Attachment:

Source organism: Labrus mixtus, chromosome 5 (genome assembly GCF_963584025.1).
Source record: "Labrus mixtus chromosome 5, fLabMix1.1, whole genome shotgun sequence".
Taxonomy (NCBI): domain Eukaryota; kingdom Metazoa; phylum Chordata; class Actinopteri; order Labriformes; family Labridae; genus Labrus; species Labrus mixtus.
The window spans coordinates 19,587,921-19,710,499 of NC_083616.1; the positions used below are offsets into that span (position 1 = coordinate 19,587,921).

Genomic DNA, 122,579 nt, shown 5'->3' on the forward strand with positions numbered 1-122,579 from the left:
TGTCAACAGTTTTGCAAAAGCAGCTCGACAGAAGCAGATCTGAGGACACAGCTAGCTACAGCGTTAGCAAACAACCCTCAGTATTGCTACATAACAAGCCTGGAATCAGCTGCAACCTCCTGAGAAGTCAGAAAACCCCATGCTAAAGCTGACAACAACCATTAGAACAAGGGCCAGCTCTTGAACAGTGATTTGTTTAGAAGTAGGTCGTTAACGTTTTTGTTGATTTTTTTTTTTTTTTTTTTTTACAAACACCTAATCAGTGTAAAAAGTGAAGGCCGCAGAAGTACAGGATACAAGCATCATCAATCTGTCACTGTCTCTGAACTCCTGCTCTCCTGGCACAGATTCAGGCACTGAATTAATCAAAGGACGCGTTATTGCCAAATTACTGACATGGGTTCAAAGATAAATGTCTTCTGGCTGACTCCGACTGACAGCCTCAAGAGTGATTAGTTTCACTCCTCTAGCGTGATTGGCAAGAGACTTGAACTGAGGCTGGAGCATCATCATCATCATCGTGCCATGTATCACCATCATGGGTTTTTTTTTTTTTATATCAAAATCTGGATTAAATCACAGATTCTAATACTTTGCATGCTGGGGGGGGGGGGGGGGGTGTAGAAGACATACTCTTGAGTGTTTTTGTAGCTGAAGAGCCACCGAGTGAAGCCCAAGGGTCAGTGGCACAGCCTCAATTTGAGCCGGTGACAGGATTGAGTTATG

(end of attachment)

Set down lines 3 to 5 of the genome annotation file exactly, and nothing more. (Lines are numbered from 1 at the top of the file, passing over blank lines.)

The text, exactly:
Taxonomy (NCBI): domain Eukaryota; kingdom Metazoa; phylum Chordata; class Actinopteri; order Labriformes; family Labridae; genus Labrus; species Labrus mixtus.
The window spans coordinates 19,587,921-19,710,499 of NC_083616.1; the positions used below are offsets into that span (position 1 = coordinate 19,587,921).

Genomic DNA, 122,579 nt, shown 5'->3' on the forward strand with positions numbered 1-122,579 from the left: